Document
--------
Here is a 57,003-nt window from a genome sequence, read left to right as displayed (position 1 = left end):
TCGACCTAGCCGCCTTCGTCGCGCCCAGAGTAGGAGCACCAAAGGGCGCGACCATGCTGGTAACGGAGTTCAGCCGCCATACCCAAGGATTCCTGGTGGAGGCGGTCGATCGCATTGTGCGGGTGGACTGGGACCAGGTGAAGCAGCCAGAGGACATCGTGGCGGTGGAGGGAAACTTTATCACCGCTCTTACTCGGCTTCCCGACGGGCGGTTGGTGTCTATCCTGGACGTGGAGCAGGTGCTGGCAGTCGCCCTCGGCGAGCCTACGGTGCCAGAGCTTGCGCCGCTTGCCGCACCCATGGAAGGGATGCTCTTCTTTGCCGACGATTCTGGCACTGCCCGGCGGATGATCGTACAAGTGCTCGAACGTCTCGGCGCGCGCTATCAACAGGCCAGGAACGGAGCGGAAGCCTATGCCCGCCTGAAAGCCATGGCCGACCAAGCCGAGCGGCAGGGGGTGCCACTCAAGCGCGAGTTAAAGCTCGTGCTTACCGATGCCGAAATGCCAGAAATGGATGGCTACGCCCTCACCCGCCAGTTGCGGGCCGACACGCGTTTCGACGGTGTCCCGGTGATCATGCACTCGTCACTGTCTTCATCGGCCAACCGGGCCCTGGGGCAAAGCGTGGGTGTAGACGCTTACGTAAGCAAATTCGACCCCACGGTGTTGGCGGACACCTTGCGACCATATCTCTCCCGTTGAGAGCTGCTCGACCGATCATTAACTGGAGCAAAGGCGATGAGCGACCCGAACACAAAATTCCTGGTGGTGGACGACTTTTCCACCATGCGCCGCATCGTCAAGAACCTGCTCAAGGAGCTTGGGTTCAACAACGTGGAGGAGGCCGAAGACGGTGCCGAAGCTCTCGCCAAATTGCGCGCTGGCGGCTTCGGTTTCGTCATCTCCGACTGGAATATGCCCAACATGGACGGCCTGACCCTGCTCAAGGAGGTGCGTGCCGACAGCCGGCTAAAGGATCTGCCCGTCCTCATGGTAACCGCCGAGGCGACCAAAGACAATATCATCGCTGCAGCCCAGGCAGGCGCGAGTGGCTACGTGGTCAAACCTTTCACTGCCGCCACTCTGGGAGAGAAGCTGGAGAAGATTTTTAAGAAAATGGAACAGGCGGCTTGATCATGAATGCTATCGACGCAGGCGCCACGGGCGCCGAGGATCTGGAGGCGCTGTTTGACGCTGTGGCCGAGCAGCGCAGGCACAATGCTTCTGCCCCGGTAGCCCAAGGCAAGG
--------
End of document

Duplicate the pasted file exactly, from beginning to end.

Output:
Here is a 57,003-nt window from a genome sequence, read left to right as displayed (position 1 = left end):
TCGACCTAGCCGCCTTCGTCGCGCCCAGAGTAGGAGCACCAAAGGGCGCGACCATGCTGGTAACGGAGTTCAGCCGCCATACCCAAGGATTCCTGGTGGAGGCGGTCGATCGCATTGTGCGGGTGGACTGGGACCAGGTGAAGCAGCCAGAGGACATCGTGGCGGTGGAGGGAAACTTTATCACCGCTCTTACTCGGCTTCCCGACGGGCGGTTGGTGTCTATCCTGGACGTGGAGCAGGTGCTGGCAGTCGCCCTCGGCGAGCCTACGGTGCCAGAGCTTGCGCCGCTTGCCGCACCCATGGAAGGGATGCTCTTCTTTGCCGACGATTCTGGCACTGCCCGGCGGATGATCGTACAAGTGCTCGAACGTCTCGGCGCGCGCTATCAACAGGCCAGGAACGGAGCGGAAGCCTATGCCCGCCTGAAAGCCATGGCCGACCAAGCCGAGCGGCAGGGGGTGCCACTCAAGCGCGAGTTAAAGCTCGTGCTTACCGATGCCGAAATGCCAGAAATGGATGGCTACGCCCTCACCCGCCAGTTGCGGGCCGACACGCGTTTCGACGGTGTCCCGGTGATCATGCACTCGTCACTGTCTTCATCGGCCAACCGGGCCCTGGGGCAAAGCGTGGGTGTAGACGCTTACGTAAGCAAATTCGACCCCACGGTGTTGGCGGACACCTTGCGACCATATCTCTCCCGTTGAGAGCTGCTCGACCGATCATTAACTGGAGCAAAGGCGATGAGCGACCCGAACACAAAATTCCTGGTGGTGGACGACTTTTCCACCATGCGCCGCATCGTCAAGAACCTGCTCAAGGAGCTTGGGTTCAACAACGTGGAGGAGGCCGAAGACGGTGCCGAAGCTCTCGCCAAATTGCGCGCTGGCGGCTTCGGTTTCGTCATCTCCGACTGGAATATGCCCAACATGGACGGCCTGACCCTGCTCAAGGAGGTGCGTGCCGACAGCCGGCTAAAGGATCTGCCCGTCCTCATGGTAACCGCCGAGGCGACCAAAGACAATATCATCGCTGCAGCCCAGGCAGGCGCGAGTGGCTACGTGGTCAAACCTTTCACTGCCGCCACTCTGGGAGAGAAGCTGGAGAAGATTTTTAAGAAAATGGAACAGGCGGCTTGATCATGAATGCTATCGACGCAGGCGCCACGGGCGCCGAGGATCTGGAGGCGCTGTTTGACGCTGTGGCCGAGCAGCGCAGGCACAATGCTTCTGCCCCGGTAGCCCAAGGCAAGG